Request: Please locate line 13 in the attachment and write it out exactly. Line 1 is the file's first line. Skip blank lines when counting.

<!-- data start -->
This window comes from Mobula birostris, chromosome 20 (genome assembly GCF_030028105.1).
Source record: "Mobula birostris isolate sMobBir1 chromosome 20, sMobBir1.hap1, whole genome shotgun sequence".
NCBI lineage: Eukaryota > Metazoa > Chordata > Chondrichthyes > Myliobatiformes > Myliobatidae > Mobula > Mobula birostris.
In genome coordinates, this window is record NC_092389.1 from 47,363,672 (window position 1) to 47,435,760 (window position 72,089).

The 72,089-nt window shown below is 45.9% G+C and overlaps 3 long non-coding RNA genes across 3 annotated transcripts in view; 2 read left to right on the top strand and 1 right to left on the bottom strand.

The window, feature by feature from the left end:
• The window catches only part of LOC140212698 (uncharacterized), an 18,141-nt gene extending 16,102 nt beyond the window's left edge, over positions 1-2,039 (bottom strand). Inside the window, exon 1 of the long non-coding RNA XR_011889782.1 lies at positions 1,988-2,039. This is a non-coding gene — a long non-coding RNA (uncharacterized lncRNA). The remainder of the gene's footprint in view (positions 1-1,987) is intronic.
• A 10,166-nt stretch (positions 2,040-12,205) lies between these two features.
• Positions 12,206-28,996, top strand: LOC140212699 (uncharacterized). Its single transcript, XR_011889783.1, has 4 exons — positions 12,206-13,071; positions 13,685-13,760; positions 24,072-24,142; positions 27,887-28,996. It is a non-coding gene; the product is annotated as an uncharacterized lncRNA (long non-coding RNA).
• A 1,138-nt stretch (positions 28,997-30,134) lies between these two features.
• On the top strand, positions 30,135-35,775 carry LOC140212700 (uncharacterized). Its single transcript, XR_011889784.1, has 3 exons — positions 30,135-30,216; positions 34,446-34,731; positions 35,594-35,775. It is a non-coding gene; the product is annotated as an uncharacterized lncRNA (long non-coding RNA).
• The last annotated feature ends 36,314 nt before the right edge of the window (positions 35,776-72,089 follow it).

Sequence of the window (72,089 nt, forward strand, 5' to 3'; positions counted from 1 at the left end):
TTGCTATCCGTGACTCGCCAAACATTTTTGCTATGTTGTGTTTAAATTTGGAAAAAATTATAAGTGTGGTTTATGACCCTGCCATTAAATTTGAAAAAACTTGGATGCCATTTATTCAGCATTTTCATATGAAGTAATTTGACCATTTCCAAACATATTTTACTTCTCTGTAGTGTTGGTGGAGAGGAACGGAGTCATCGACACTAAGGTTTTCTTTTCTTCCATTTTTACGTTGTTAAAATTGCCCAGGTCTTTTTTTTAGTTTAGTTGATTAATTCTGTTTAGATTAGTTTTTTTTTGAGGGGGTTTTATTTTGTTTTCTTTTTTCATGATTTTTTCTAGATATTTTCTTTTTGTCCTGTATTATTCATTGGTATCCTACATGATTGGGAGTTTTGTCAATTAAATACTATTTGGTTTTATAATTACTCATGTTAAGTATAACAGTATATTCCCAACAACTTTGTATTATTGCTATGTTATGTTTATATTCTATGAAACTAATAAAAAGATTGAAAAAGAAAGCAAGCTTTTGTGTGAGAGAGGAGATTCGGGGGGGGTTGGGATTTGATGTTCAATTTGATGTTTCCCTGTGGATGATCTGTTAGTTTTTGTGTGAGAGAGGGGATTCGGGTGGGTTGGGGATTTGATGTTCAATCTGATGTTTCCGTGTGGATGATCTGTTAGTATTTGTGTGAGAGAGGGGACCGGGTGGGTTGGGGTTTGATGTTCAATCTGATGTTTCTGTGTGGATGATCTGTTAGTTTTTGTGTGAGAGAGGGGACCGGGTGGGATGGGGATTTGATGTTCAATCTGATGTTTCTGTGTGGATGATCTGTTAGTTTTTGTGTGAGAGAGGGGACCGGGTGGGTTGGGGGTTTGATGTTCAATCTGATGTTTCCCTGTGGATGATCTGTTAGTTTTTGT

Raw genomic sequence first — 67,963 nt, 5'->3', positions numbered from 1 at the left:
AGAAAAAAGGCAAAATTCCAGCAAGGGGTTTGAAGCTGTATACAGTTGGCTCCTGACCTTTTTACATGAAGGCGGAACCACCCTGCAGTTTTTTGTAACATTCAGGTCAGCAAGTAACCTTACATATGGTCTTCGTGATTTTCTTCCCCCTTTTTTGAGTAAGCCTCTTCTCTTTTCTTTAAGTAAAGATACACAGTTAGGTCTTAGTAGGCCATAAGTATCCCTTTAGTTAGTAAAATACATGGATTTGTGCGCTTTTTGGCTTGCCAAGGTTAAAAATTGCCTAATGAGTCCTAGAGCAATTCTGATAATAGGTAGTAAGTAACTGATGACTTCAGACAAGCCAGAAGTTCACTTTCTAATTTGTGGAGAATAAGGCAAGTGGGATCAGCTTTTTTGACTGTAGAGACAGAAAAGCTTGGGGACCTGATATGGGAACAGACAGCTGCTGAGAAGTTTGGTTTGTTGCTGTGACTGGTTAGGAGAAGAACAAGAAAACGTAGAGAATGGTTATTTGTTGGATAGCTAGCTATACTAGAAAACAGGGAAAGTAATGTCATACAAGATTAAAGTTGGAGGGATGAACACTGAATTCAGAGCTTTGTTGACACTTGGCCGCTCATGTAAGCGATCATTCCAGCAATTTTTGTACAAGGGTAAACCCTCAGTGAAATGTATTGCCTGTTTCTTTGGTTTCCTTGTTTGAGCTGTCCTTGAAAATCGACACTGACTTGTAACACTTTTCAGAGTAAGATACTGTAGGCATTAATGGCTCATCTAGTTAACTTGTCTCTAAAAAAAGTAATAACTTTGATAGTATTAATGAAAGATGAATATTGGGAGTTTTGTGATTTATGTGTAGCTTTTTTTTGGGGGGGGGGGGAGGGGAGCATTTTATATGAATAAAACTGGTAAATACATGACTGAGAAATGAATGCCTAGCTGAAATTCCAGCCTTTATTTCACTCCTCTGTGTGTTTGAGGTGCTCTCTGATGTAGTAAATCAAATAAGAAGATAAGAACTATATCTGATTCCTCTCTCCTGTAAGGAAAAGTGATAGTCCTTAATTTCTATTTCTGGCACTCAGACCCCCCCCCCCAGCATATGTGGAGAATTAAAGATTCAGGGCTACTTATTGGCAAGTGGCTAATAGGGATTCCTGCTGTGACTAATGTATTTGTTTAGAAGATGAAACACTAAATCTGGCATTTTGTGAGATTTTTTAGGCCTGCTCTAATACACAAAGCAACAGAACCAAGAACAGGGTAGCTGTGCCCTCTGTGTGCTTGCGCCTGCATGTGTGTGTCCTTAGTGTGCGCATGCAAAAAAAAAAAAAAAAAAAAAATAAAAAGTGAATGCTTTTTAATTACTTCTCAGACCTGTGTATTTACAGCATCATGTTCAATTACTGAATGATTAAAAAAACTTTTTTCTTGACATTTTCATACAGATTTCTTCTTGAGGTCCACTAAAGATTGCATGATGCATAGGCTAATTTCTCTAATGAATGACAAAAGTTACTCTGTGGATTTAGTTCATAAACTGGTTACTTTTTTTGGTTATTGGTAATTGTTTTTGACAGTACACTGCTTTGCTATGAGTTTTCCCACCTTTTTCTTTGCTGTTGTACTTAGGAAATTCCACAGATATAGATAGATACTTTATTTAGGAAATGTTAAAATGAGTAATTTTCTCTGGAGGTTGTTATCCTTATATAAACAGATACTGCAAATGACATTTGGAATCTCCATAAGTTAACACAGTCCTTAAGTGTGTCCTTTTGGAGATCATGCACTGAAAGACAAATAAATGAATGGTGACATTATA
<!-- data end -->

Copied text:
Sequence of the window (72,089 nt, forward strand, 5' to 3'; positions counted from 1 at the left end):